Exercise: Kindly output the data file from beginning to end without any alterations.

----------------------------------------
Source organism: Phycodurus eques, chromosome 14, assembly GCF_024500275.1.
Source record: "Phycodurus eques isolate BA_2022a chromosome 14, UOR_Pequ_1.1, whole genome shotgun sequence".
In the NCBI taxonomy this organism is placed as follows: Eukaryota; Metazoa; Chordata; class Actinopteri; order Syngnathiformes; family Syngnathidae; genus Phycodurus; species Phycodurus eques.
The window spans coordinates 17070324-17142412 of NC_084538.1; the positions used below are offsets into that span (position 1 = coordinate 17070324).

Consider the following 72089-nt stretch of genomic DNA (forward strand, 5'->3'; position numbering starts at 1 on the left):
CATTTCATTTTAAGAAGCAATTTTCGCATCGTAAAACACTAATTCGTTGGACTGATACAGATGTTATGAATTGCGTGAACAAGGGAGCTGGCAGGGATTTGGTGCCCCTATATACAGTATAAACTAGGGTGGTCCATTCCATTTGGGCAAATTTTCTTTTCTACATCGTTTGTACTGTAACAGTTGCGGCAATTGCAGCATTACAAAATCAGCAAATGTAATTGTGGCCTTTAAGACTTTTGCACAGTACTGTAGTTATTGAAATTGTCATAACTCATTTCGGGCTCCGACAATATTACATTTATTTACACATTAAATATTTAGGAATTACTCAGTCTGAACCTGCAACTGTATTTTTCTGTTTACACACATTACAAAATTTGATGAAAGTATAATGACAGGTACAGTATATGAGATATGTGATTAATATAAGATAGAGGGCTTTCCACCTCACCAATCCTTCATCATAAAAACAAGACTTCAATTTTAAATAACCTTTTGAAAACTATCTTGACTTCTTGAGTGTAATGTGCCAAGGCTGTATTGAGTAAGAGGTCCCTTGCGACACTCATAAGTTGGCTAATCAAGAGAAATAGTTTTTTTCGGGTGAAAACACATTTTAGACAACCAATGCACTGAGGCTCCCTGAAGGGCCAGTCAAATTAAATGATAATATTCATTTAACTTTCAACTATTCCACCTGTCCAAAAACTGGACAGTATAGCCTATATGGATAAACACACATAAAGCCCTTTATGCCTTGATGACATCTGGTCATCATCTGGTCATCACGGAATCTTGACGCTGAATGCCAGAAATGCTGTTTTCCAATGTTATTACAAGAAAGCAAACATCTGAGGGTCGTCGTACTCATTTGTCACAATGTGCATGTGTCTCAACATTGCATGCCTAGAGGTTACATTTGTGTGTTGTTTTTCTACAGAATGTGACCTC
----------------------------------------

Source organism: Phycodurus eques, chromosome 14, assembly GCF_024500275.1.
Source record: "Phycodurus eques isolate BA_2022a chromosome 14, UOR_Pequ_1.1, whole genome shotgun sequence".
In the NCBI taxonomy this organism is placed as follows: Eukaryota; Metazoa; Chordata; class Actinopteri; order Syngnathiformes; family Syngnathidae; genus Phycodurus; species Phycodurus eques.
The window spans coordinates 17070324-17142412 of NC_084538.1; the positions used below are offsets into that span (position 1 = coordinate 17070324).

Consider the following 72089-nt stretch of genomic DNA (forward strand, 5'->3'; position numbering starts at 1 on the left):
CATTTCATTTTAAGAAGCAATTTTCGCATCGTAAAACACTAATTCGTTGGACTGATACAGATGTTATGAATTGCGTGAACAAGGGAGCTGGCAGGGATTTGGTGCCCCTATATACAGTATAAACTAGGGTGGTCCATTCCATTTGGGCAAATTTTCTTTTCTACATCGTTTGTACTGTAACAGTTGCGGCAATTGCAGCATTACAAAATCAGCAAATGTAATTGTGGCCTTTAAGACTTTTGCACAGTACTGTAGTTATTGAAATTGTCATAACTCATTTCGGGCTCCGACAATATTACATTTATTTACACATTAAATATTTAGGAATTACTCAGTCTGAACCTGCAACTGTATTTTTCTGTTTACACACATTACAAAATTTGATGAAAGTATAATGACAGGTACAGTATATGAGATATGTGATTAATATAAGATAGAGGGCTTTCCACCTCACCAATCCTTCATCATAAAAACAAGACTTCAATTTTAAATAACCTTTTGAAAACTATCTTGACTTCTTGAGTGTAATGTGCCAAGGCTGTATTGAGTAAGAGGTCCCTTGCGACACTCATAAGTTGGCTAATCAAGAGAAATAGTTTTTTTCGGGTGAAAACACATTTTAGACAACCAATGCACTGAGGCTCCCTGAAGGGCCAGTCAAATTAAATGATAATATTCATTTAACTTTCAACTATTCCACCTGTCCAAAAACTGGACAGTATAGCCTATATGGATAAACACACATAAAGCCCTTTATGCCTTGATGACATCTGGTCATCATCTGGTCATCACGGAATCTTGACGCTGAATGCCAGAAATGCTGTTTTCCAATGTTATTACAAGAAAGCAAACATCTGAGGGTCGTCGTACTCATTTGTCACAATGTGCATGTGTCTCAACATTGCATGCCTAGAGGTTACATTTGTGTGTTGTTTTTCTACAGAATGTGACCTC